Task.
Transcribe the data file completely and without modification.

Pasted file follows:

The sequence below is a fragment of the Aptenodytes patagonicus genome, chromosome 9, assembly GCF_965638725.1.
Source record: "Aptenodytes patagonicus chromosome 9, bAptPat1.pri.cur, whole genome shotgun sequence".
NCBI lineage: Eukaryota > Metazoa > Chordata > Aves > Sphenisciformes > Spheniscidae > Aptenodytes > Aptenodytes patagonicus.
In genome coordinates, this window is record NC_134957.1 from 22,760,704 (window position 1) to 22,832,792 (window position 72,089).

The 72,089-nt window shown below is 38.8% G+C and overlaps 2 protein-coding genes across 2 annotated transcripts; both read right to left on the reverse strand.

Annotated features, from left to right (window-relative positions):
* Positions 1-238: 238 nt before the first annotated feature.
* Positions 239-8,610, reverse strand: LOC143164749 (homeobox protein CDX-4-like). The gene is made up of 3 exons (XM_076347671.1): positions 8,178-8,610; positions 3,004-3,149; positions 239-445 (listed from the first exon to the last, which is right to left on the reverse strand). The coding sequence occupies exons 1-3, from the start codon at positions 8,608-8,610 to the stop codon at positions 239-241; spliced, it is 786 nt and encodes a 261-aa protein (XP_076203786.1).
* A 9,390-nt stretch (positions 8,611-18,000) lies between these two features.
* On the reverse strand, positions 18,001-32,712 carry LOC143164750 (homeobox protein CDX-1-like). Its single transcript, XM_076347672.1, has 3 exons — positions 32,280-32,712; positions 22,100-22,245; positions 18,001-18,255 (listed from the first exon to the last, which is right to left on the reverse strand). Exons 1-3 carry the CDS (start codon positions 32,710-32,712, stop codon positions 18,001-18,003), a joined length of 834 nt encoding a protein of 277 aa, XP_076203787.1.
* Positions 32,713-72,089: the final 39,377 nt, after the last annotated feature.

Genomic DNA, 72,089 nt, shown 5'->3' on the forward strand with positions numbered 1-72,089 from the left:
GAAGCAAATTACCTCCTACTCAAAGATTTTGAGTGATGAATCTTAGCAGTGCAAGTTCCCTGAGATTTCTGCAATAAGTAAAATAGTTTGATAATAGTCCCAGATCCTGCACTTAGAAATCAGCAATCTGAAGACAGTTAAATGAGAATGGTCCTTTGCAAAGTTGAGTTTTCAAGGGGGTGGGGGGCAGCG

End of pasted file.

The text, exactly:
The sequence below is a fragment of the Aptenodytes patagonicus genome, chromosome 9, assembly GCF_965638725.1.
Source record: "Aptenodytes patagonicus chromosome 9, bAptPat1.pri.cur, whole genome shotgun sequence".
NCBI lineage: Eukaryota > Metazoa > Chordata > Aves > Sphenisciformes > Spheniscidae > Aptenodytes > Aptenodytes patagonicus.
In genome coordinates, this window is record NC_134957.1 from 22,760,704 (window position 1) to 22,832,792 (window position 72,089).

The 72,089-nt window shown below is 38.8% G+C and overlaps 2 protein-coding genes across 2 annotated transcripts; both read right to left on the reverse strand.

Annotated features, from left to right (window-relative positions):
* Positions 1-238: 238 nt before the first annotated feature.
* Positions 239-8,610, reverse strand: LOC143164749 (homeobox protein CDX-4-like). The gene is made up of 3 exons (XM_076347671.1): positions 8,178-8,610; positions 3,004-3,149; positions 239-445 (listed from the first exon to the last, which is right to left on the reverse strand). The coding sequence occupies exons 1-3, from the start codon at positions 8,608-8,610 to the stop codon at positions 239-241; spliced, it is 786 nt and encodes a 261-aa protein (XP_076203786.1).
* A 9,390-nt stretch (positions 8,611-18,000) lies between these two features.
* On the reverse strand, positions 18,001-32,712 carry LOC143164750 (homeobox protein CDX-1-like). Its single transcript, XM_076347672.1, has 3 exons — positions 32,280-32,712; positions 22,100-22,245; positions 18,001-18,255 (listed from the first exon to the last, which is right to left on the reverse strand). Exons 1-3 carry the CDS (start codon positions 32,710-32,712, stop codon positions 18,001-18,003), a joined length of 834 nt encoding a protein of 277 aa, XP_076203787.1.
* Positions 32,713-72,089: the final 39,377 nt, after the last annotated feature.

Genomic DNA, 72,089 nt, shown 5'->3' on the forward strand with positions numbered 1-72,089 from the left:
GAAGCAAATTACCTCCTACTCAAAGATTTTGAGTGATGAATCTTAGCAGTGCAAGTTCCCTGAGATTTCTGCAATAAGTAAAATAGTTTGATAATAGTCCCAGATCCTGCACTTAGAAATCAGCAATCTGAAGACAGTTAAATGAGAATGGTCCTTTGCAAAGTTGAGTTTTCAAGGGGGTGGGGGGCAGCG